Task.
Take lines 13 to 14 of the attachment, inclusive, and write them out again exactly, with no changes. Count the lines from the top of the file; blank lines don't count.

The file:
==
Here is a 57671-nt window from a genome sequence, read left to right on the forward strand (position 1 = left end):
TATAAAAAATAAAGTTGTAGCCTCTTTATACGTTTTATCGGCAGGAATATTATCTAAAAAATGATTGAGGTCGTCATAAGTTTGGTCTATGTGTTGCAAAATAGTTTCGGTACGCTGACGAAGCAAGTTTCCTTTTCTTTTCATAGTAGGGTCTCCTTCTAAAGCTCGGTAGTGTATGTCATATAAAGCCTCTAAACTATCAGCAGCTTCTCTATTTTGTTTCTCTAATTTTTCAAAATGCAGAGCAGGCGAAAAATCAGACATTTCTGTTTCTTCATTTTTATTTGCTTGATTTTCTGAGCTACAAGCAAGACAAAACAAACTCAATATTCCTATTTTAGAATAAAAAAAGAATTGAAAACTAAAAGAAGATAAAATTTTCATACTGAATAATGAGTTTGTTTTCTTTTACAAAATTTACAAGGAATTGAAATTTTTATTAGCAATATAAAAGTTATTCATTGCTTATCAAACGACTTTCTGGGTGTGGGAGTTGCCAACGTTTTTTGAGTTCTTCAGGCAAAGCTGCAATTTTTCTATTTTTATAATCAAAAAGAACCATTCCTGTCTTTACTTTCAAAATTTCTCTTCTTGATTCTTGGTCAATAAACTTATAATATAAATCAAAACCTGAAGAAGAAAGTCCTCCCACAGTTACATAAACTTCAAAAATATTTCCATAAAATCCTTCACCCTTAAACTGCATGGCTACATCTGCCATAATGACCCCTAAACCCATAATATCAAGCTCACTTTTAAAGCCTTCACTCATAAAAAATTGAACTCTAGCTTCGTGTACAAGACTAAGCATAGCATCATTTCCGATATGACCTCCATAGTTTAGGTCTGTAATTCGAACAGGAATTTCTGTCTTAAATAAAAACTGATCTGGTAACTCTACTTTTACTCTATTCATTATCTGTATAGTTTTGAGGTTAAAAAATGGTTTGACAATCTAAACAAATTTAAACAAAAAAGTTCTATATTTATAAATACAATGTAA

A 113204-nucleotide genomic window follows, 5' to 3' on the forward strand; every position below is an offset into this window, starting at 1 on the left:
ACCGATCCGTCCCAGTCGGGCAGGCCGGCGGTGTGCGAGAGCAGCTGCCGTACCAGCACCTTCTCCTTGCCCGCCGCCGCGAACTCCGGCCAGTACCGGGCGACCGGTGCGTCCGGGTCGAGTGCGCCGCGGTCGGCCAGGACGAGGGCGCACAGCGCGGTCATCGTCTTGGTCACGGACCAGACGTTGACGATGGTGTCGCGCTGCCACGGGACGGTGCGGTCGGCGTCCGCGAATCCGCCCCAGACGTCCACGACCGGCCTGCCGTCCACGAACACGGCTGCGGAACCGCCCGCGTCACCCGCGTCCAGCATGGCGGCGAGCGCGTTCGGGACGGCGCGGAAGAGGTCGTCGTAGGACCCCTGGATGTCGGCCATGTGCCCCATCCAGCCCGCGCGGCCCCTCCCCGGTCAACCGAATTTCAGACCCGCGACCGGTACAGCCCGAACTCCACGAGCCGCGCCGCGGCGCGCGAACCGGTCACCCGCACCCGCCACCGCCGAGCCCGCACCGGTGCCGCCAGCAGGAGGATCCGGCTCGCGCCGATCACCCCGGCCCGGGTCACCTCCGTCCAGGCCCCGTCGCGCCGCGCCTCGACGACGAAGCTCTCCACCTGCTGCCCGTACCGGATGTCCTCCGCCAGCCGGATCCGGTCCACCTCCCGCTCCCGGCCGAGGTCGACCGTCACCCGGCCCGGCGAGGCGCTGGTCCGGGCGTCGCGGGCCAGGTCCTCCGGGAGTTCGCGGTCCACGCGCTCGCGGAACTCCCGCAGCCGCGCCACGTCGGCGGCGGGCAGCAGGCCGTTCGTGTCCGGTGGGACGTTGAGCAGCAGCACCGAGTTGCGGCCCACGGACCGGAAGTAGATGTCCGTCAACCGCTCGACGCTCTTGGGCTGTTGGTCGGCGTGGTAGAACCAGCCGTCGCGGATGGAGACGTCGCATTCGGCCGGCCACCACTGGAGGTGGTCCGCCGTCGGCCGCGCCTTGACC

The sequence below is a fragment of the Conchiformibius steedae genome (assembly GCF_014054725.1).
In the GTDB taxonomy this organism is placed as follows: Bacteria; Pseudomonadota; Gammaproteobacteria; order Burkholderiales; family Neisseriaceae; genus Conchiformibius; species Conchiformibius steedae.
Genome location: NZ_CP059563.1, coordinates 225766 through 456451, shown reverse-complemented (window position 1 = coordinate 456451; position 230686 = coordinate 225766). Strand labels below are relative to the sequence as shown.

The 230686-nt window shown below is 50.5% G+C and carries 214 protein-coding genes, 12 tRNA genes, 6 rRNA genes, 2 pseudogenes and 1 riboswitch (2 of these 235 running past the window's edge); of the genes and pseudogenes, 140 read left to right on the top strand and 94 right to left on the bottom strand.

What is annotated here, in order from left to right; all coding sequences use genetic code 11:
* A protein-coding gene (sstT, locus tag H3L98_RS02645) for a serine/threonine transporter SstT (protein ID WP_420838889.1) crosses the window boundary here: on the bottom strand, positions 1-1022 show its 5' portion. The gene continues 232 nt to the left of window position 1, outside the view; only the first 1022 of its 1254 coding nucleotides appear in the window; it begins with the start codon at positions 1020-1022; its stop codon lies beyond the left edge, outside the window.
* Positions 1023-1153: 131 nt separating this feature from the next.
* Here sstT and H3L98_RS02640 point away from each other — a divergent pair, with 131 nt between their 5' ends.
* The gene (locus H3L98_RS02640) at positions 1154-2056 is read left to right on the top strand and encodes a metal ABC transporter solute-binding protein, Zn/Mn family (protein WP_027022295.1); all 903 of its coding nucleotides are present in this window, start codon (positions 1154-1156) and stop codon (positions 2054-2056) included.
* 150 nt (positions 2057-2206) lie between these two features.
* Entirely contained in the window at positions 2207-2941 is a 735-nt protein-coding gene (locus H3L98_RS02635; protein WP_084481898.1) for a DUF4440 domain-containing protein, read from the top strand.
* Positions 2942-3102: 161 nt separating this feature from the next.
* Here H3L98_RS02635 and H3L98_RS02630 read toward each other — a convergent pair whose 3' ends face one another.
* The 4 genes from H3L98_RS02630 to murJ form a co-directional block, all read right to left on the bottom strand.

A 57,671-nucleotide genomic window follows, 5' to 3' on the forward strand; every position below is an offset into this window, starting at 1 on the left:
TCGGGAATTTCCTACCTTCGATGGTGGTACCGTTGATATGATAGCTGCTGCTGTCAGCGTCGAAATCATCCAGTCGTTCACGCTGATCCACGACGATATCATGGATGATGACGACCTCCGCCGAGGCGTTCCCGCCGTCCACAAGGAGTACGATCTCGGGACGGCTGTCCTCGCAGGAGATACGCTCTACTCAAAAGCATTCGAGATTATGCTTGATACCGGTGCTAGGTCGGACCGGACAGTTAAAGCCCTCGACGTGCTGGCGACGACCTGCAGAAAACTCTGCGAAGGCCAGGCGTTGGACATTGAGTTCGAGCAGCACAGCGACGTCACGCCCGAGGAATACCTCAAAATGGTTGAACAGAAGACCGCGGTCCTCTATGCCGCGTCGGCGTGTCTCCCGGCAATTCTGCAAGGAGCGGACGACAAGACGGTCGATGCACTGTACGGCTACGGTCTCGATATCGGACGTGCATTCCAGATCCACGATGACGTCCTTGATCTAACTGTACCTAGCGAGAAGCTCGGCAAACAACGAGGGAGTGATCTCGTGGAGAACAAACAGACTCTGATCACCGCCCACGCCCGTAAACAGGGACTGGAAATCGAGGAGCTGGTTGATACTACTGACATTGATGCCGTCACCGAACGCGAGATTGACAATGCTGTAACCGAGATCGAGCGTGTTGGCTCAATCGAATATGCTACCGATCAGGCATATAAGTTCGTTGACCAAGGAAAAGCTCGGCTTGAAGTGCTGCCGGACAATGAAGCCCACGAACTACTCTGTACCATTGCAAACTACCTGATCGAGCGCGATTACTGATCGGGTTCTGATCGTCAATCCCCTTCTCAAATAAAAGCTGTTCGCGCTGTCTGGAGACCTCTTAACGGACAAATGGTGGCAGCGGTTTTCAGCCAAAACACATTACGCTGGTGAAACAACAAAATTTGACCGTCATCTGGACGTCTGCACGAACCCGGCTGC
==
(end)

* The gene (locus H3L98_RS02640) at positions 1154-2056 is read left to right on the top strand and encodes a metal ABC transporter solute-binding protein, Zn/Mn family (protein WP_027022295.1); all 903 of its coding nucleotides are present in this window, start codon (positions 1154-1156) and stop codon (positions 2054-2056) included.
* 150 nt (positions 2057-2206) lie between these two features.